These are things to think about with the call side; at least you have the vega, the negative vega position. It helps you a little bit. But one thing to note coming down here, notice as you move to the right, your negative vega is actually decaying on you. It’s changing. Again, I don’t want to confuse you with all of the second order Greeks but this has to do with your vana and we’ll get more into detail into our course. But this is your vana position to where you’re going this way and all of sudden your vega on this is actually becoming more positive and that’s not good for the trade because it gives, I pointed out over here, as the Russell goes up then your volatility drops and we’ll really benefit from having negative vega but the vana positioning in the trade is actually changing the vega to a negative, to a little bit more positive number ‘cause it’s starting at -216 and then it’s going to a -64. The vana position in the condor on the call side doesn’t help the position, it hurts it. Be aware of that, it’s way too complex to get into how to adjust your vana and all that in this series. But just be aware, just to be able to point out.

If we’re to close out some of these, it’s going to take what kind of trade? If you’re starting off you have a credit spread over here, you can actually have to buy in some of those debit spreads. When we do that, let’s take a look at how’s that going to affect the trade. I’ll come down here and I’ll adjust that, let’s say, to 5 and then we’ll look at the graph again. Let’s, again, theoretically, hypothetically, let’s say we’re over here. So we do that adjustment and now notice our vega position just dropped, in a way it rose, but it was -60 something and now it’s -40 something. You notice as you go this way and you buy those debit spreads or take off the credits that it’s actually helping your delta position over here making it a little bit more flat but it’s, at the same time, it’s also taking away your vega hedge. It’s something to be aware of: the more that you kind of chop that down, you chop this down or you take it off, you’re hurting your volatility hedge on the call side but you’re helping the delta.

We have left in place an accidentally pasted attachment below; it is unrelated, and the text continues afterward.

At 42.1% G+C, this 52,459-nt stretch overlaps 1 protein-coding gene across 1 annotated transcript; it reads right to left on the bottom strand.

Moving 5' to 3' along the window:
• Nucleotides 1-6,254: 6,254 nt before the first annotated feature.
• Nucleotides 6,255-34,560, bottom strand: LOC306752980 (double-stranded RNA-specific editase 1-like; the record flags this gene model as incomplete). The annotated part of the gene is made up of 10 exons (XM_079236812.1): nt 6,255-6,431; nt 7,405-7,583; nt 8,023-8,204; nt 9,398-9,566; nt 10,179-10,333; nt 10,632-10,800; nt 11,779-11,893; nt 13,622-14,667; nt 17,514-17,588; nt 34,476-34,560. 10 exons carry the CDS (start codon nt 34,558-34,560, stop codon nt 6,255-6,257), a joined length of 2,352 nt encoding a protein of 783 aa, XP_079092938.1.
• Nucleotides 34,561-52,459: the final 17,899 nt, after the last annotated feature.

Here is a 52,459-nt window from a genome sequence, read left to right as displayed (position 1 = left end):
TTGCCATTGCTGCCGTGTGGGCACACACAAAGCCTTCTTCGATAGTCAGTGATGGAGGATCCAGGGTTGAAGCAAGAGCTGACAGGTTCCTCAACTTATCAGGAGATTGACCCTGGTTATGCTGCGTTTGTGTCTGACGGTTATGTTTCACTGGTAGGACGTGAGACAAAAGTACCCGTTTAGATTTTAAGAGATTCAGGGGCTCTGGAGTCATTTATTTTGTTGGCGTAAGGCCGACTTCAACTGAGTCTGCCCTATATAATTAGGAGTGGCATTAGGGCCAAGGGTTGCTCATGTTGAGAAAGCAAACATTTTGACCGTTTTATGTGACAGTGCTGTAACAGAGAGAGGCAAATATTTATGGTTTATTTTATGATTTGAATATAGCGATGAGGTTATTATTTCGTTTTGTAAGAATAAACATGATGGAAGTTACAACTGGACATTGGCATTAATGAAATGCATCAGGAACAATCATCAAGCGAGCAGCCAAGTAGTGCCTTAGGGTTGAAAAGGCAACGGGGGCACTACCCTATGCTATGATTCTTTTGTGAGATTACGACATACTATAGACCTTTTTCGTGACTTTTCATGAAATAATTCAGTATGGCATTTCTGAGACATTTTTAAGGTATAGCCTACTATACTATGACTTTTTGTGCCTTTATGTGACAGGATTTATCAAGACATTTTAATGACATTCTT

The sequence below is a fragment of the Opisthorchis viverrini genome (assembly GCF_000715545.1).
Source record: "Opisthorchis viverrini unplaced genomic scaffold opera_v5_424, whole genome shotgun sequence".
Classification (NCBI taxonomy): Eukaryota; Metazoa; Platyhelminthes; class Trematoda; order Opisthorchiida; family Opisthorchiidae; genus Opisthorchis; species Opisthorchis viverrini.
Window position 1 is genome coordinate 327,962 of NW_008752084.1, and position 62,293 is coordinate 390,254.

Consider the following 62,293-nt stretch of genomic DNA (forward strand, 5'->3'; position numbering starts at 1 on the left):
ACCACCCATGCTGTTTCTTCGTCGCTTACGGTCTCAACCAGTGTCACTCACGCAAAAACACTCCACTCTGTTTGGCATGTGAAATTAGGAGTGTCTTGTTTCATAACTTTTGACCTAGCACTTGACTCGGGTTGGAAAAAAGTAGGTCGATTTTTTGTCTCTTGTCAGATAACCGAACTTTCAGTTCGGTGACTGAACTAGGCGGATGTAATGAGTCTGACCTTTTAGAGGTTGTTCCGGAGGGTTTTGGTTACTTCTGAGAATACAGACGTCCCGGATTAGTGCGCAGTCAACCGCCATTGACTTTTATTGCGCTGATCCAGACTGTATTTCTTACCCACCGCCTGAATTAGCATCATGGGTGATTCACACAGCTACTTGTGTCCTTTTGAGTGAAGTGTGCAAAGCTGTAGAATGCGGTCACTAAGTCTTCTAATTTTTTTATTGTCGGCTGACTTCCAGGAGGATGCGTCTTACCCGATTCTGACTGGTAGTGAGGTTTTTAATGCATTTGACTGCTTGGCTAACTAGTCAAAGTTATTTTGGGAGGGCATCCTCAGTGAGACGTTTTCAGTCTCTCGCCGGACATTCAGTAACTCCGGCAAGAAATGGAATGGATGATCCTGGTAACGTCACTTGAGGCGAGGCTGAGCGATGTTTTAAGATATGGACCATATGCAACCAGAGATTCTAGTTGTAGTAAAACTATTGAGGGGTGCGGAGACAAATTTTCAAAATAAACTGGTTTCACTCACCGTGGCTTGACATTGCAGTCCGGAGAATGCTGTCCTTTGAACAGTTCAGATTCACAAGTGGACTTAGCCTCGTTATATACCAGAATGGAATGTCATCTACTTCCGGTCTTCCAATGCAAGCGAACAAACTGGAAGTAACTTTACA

That’s a very common adjustment and in this class, it’s as Far as we’re going to get. I’ll just tell you, you know, I’m giving you insights so you can experiment on your own and try to figure out better ways. The pros to that is it’s definitely helping your delta. You’re getting this flatter, again, we’re talking like if we move over here we’re starting to get out of our comfort zone so we’re getting a little bit better delta position. We still may have a little bit of credit here at the top but we’re giving some back. At the same tie, it’s hurting your vega position a little bit because, again as I already told you, the RVX is going to drop about 80% of the time. The trade really benefits to have that negative vega over there but you’re starting to actually lose some of that hedge. It helps the delta but it hurts the vega. But overall, you know, you’re taking off the risk. You’re taking off some of the risk over here as it moves that way and that’s a very simple adjustment process that you can really consider.

Now, let’s talk about the other side of the trade. Of course, you could do the same thing on that side. Let’s first look at the same adjustment. Here’s a similar adjustment here and you can see same type of thing. As you’re getting in this area, you can start to take off the risk by buying back those credits and raising this side of the graph. When you do that, it’s going to lower this part down o you’re going to lose a little bit of your initial credit but at the same time, at least this way, because remember the discussion about thee volatility here. You have a little bit of a benefit on this side. So you have your puts over here and, again, it’s the Russell and it’ll be similar for the SPX and the NDX or IWM spy diamonds. As they go down, so Russell drops, then there’s an extremely high correlation that the IV or the RVX or the VIX, whatever, is going to rise. It’s actually a 100% correlation if it’s a pretty large move. If it’s like a 2% move in one day or a 3%, something like that, it’s like pretty much always, it’s really close to 100%. Any large move is definitely 100% but I’m not sure what the threshold is.